Discovered in 1897, this ancient stepped street once linked the wealthy upper portion of the city with its poorer lower section where two of the population’s main water supplies were located: the Gihon Spring and the Pool of Siloam. It is difficult to date the street exactly because it has often been repaired over the centuries. However, it is not impossible that it existed in Jesus’ time, in which case he undoubtedly passed over it whenever he came to Jerusalem. He probably took it twice the night before he died, first, when, having left the Upper Room after the Last Supper, he crossed the Kidron Valley on his way to Gethsemane, and, second, following his arrest there, when he returned as a captive to await his religious trial before Caiaphas.
3. Courtyard on the north side of the church
Bronze monument on east side of patio: Peter denies Jesus (Luke 22:57). In the presence of a Roman soldier, 2 women question Peter as he sits next to the fire warming himself. He states that he does not know the man. The cock (on the column) is about to crow. Mosaic with Greek inscription (on the upper level under the pergola). The mosaic is a fragment from the floor in the atrium of the crypt after the church’s reconstruction in the 7th century. It lies near the spot where it was found by archaeologists. The inscription, from Psalm 121, reads: “May the Lord guard your coming and your going.” The same verse is now found in Latin on the stone lintel over the main entrance of the present upper church.
4. Model of Jerusalem in the Byzantine period (4th to 6th century)
On the hill next to the shop, a model of Jerusalem in the Byzantine period represents a glorious moment in the expansion of Christianity when, in the 4th century, the Roman persecutions had come to an end and Christians, for the first time, were able to build churches commemorating various episodes in the life of Jesus. The model reveals the relief of the city with its hills and its valleys, its streets and its gates, its basilicas and its churches. Seven major churches are represented:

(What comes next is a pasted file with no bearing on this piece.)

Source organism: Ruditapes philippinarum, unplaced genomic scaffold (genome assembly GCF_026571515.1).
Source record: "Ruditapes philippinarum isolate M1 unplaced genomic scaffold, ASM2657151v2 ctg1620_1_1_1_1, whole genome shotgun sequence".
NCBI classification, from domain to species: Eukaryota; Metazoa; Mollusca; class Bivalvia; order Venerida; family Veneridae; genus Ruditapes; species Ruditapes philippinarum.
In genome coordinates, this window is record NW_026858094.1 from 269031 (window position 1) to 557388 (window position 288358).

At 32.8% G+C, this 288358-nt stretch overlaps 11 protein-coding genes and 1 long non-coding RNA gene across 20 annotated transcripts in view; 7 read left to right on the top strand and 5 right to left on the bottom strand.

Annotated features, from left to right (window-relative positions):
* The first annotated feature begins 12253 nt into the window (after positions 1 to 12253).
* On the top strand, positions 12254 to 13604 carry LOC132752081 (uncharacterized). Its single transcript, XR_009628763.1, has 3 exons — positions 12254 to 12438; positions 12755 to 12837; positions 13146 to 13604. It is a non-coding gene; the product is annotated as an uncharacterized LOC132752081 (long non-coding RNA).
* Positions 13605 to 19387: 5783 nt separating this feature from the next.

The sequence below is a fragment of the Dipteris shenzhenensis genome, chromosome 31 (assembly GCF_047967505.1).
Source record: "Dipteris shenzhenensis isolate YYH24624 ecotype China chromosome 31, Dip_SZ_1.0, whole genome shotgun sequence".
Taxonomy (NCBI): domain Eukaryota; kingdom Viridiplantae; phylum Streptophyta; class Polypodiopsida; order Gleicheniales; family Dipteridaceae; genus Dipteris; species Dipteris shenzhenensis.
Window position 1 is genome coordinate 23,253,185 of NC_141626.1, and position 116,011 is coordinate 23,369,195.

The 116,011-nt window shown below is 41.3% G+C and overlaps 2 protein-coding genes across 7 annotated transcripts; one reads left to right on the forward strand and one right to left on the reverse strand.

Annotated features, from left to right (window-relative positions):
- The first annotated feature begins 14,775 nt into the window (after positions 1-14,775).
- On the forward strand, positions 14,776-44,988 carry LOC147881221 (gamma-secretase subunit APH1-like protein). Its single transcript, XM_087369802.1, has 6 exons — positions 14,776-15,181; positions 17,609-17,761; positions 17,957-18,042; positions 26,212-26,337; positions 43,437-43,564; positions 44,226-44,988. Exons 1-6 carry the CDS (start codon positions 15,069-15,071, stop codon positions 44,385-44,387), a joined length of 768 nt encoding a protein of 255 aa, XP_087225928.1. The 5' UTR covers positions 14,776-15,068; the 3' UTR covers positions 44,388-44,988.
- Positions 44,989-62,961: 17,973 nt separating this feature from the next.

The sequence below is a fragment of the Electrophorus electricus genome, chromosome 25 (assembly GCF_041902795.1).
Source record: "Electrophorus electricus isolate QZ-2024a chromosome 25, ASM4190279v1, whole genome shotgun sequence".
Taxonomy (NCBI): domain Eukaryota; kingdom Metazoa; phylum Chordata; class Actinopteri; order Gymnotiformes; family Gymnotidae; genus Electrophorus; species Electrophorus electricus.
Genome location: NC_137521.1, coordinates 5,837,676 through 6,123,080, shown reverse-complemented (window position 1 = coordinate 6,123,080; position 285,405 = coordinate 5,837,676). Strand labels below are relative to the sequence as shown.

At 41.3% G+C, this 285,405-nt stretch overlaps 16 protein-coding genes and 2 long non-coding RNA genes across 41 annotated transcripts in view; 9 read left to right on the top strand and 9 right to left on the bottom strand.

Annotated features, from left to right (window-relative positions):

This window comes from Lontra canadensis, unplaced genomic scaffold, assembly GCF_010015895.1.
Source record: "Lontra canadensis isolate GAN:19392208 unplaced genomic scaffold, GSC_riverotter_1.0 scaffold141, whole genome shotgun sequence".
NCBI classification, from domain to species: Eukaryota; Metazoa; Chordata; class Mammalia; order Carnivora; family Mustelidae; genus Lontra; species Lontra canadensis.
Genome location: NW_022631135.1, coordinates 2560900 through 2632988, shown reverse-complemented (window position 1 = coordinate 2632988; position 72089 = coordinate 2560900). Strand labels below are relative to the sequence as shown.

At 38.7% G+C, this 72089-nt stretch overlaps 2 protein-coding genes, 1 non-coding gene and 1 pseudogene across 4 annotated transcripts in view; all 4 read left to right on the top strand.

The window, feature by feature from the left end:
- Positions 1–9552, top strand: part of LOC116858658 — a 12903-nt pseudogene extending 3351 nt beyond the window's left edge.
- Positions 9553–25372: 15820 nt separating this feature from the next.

1. The Basilica enclosing the tomb of Jesus. 2. The Church of Holy Sion 3. The Church of St. Mary of the Sheep Pool 4. The Church of St. John the Baptist 5. The Church of Siloam 6. The Church of St. Peter in Gallicantu 7. 7. The Church of St. Mary, the Mother of God (the Nea)
The Gift Shop
The Gift Shop features handicraft from several monasteries of the Holy Land, some of which depend on the sale of this handicraft for their subsistence. It offers a variety of articles, from pottery, olive-wood carvings and hand-weave, to embroidered stoles and tableware, bronze and dolomite reproductions, statuary and icons, as well as a selection of books, postcards, maps and other souvenirs of the Holy Land, all at reasonable prices. A coffee shop offers light refreshments. Clean restrooms as well as an elevator to take the handicapped down to the upper level of the church are also available.